I found the power supply updates to be particularly effective. When I first received the amp I plugged it into my system power conditioner, a PS Audio Power Plant Premier. Every amplifier I have had in house over the past five years has benefitted from using this conditioner vs. plugging directly into the wall. However, in the case of the Maker Audio amp, I thought the sound I heard initially was not as fast and dynamic as I expected. So, I brought out a longer power cord and plugged the unit directly into the wall outlet. I was rewarded with much better dynamics and a more forward image presentation. I decided to keep the amplifier connected directly to the wall for the remainder of the review process, and I applaud Maker Audio for including effective power conditioning inside their amp. I should note here that I did recently install a dedicated AC line for my audio system and that may have helped the amp perform well even without a separate line conditioner. As I have written in other reviews, the quality of the AC power in our households is inconsistent, so all audiophiles who care about sound need to experiment with power conditioning and cords to find the best solution for their systems.
Also worth mentioning is that Maker uses all NPN-type bipolar transistors in the output stage instead of complementary NPN and PNP types as in most type-AB power amps. Tom Maker contends that it is almost impossible for N-channel and P-channel devices to perform the same way over their operating range because they are manufactured and doped differently. By using all N-channel devices in the output stage that are prescreened and matched by hand to within 1% for current gain, Maker believes he gets the best power handling and lowest crossover distortion. The same meticulous care is used for the input differential pair of transistors as well.
This is my first review for PFO in several months due to the time it took to make some big changes in my audio world. First, I moved to a new city and house, and my listening room went from a moderate-sized dedicated listening room to a much larger multi-purpose room. Second, I swapped speakers from the Marten Miles II to the larger and newer Marten Django XLs. Bob Levi reviewed the Djangos for PFO a few months ago. My E.A.R. electronics and CD player remained the same as did my Townshend Rock 7 turntable with the London Reference cartridge. However, it has taken quite a while to find the right location for the new speakers, break them in, and re-calibrate my ears to how things sound in this new environment. I have to admit to you that I'm still scooting things around and trying various tweaks, but I thought I was far enough along to give the Maker Audio amp a try.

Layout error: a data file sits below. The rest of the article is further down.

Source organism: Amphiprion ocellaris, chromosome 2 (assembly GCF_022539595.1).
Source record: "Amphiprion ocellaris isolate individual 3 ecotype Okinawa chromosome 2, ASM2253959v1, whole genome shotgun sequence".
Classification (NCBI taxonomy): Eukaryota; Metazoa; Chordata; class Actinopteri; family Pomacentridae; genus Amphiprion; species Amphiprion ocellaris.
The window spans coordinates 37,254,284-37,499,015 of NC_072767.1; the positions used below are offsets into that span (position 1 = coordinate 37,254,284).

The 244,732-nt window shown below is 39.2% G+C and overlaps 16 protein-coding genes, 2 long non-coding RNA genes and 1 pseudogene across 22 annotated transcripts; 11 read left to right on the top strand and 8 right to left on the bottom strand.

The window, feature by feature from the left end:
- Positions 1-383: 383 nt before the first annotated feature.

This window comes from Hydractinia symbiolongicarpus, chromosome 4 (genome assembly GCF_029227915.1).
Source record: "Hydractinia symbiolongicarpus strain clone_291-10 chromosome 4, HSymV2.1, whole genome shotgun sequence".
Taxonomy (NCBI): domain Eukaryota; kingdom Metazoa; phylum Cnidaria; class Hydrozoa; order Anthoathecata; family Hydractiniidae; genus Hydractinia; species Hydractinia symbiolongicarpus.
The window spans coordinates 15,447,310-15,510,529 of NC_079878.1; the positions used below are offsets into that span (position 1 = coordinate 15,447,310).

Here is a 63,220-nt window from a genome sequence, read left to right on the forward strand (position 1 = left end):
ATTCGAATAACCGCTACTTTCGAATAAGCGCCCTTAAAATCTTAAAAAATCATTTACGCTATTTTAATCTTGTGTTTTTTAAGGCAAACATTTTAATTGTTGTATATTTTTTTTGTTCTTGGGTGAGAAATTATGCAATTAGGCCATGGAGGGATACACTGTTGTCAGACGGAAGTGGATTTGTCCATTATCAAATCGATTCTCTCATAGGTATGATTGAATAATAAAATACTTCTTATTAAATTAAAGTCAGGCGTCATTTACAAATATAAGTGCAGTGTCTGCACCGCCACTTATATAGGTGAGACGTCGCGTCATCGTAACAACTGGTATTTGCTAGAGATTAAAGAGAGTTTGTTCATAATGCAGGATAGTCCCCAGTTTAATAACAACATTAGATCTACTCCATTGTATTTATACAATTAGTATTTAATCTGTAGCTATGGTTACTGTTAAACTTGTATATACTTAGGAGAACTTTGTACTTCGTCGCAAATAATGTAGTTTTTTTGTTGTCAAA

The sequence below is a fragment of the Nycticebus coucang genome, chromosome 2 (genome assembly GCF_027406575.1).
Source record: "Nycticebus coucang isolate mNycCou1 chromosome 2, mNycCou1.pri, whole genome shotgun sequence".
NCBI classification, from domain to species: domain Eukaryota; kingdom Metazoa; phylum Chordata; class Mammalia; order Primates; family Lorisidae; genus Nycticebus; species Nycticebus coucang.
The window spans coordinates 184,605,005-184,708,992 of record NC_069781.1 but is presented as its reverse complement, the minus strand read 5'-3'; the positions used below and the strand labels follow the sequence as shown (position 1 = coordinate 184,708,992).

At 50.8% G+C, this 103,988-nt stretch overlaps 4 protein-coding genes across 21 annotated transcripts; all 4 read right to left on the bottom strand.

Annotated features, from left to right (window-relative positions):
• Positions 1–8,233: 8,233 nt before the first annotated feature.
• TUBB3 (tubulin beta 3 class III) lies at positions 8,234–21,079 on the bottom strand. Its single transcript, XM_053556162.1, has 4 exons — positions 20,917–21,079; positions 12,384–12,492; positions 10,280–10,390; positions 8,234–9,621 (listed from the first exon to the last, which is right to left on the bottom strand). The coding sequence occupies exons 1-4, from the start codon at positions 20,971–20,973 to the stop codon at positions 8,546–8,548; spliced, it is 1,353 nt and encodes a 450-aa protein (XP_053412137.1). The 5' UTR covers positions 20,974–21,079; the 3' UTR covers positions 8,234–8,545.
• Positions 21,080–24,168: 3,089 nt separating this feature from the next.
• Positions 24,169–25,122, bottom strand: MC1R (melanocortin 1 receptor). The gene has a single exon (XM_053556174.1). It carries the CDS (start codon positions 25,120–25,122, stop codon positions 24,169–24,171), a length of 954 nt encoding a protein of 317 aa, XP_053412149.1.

As I mentioned earlier, I inserted the G9 into my reference system in place of the E.A.R. 890 tube amp (70W per channel). I plugged the G9 directly into my dedicated AC line outlet using a 12-foot XLO Signature 3 power cord in place of the Kubala-Sosna Emotion cord that I normally use (it was too short to make it to the outlet). Since only the single-ended RCA inputs were active on the G9, I used a pair of XLO Signature 3 interconnects between the amp and my E.A.R. 868 preamp. This was in place of the balanced Kubala-Sosna Elation interconnects I normally use. Other cabling in the system was all Kubala-Sosna. Later in the review process I set up a smaller scale system using the stand-mounted Fritz REV 7 speakers from Fritz Speakers (review in process) and using a pair of Harmonic Technology Pro9 Reference speaker cables between the amp and speakers.
The first thing I noticed about the G9 was its tuneful and tight bass response. It did a masterful job of controlling the six woofers in my Django XL speakers, providing all the extension and clarity these excellent speakers are capable of. This provided a solid foundation for all the music I played through this amp. The firmness and control extended through the upper bass and lower midrange giving the music natural drive and rhythm. I found the midrange to be very neutral on voices, strings, horns, and other instruments. Good piano recordings sounded like good pianos. Male voices came across with power and nuance, while female voices sounded balanced and tender when needed. Lyrics were notably easy to follow revealing a neutral frequency balance and low distortion, even at low signal levels. I can understand why some reviewers referred to the predecessor EDGE amplifiers as "sweet" as that is a good way to describe how this amp portrayed the upper midrange and highs. It has none of the thinness, glare, or grain of some other solid-state amps, nor the syrupy fullness of some tube amps, i.e. not too hot not too cold, but just right. Highs were extended and clear without sounding harsh, even on some overripe material. Although I fronted the amp with a tube preamp, I feel it would be compatible with decent solid-state preamps or line stages as well. I already mentioned the outstanding dynamics this amplifier had in the low end, but this performance extended also into the midrange, giving the music exceptional forward drive. The G9 has plenty of power and remains clean sounding even at high volume levels. Microdynamics were also excellent over most of the frequency range.